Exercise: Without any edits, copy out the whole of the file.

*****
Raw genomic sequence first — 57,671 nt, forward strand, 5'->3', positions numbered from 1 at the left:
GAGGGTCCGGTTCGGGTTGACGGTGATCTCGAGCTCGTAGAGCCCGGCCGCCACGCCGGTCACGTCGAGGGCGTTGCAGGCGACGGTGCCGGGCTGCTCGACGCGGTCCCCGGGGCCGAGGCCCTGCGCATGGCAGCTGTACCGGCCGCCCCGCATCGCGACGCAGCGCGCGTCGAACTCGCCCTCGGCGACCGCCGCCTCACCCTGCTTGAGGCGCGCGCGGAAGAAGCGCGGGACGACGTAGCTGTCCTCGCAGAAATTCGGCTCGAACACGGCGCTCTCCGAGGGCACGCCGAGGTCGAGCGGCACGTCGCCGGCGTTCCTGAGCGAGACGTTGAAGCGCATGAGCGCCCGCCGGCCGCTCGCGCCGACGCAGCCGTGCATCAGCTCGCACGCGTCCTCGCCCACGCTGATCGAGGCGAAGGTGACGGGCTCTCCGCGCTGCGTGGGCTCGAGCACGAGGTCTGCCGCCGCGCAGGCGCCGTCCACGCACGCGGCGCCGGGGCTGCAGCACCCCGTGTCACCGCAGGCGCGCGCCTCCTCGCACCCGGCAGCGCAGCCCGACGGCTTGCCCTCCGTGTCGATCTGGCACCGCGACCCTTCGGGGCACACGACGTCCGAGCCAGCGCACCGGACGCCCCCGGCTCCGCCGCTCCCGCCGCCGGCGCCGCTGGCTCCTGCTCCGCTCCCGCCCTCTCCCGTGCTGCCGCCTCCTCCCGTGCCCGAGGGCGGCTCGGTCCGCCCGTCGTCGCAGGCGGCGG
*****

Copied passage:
Raw genomic sequence first — 57,671 nt, forward strand, 5'->3', positions numbered from 1 at the left:
GAGGGTCCGGTTCGGGTTGACGGTGATCTCGAGCTCGTAGAGCCCGGCCGCCACGCCGGTCACGTCGAGGGCGTTGCAGGCGACGGTGCCGGGCTGCTCGACGCGGTCCCCGGGGCCGAGGCCCTGCGCATGGCAGCTGTACCGGCCGCCCCGCATCGCGACGCAGCGCGCGTCGAACTCGCCCTCGGCGACCGCCGCCTCACCCTGCTTGAGGCGCGCGCGGAAGAAGCGCGGGACGACGTAGCTGTCCTCGCAGAAATTCGGCTCGAACACGGCGCTCTCCGAGGGCACGCCGAGGTCGAGCGGCACGTCGCCGGCGTTCCTGAGCGAGACGTTGAAGCGCATGAGCGCCCGCCGGCCGCTCGCGCCGACGCAGCCGTGCATCAGCTCGCACGCGTCCTCGCCCACGCTGATCGAGGCGAAGGTGACGGGCTCTCCGCGCTGCGTGGGCTCGAGCACGAGGTCTGCCGCCGCGCAGGCGCCGTCCACGCACGCGGCGCCGGGGCTGCAGCACCCCGTGTCACCGCAGGCGCGCGCCTCCTCGCACCCGGCAGCGCAGCCCGACGGCTTGCCCTCCGTGTCGATCTGGCACCGCGACCCTTCGGGGCACACGACGTCCGAGCCAGCGCACCGGACGCCCCCGGCTCCGCCGCTCCCGCCGCCGGCGCCGCTGGCTCCTGCTCCGCTCCCGCCCTCTCCCGTGCTGCCGCCTCCTCCCGTGCCCGAGGGCGGCTCGGTCCGCCCGTCGTCGCAGGCGGCGG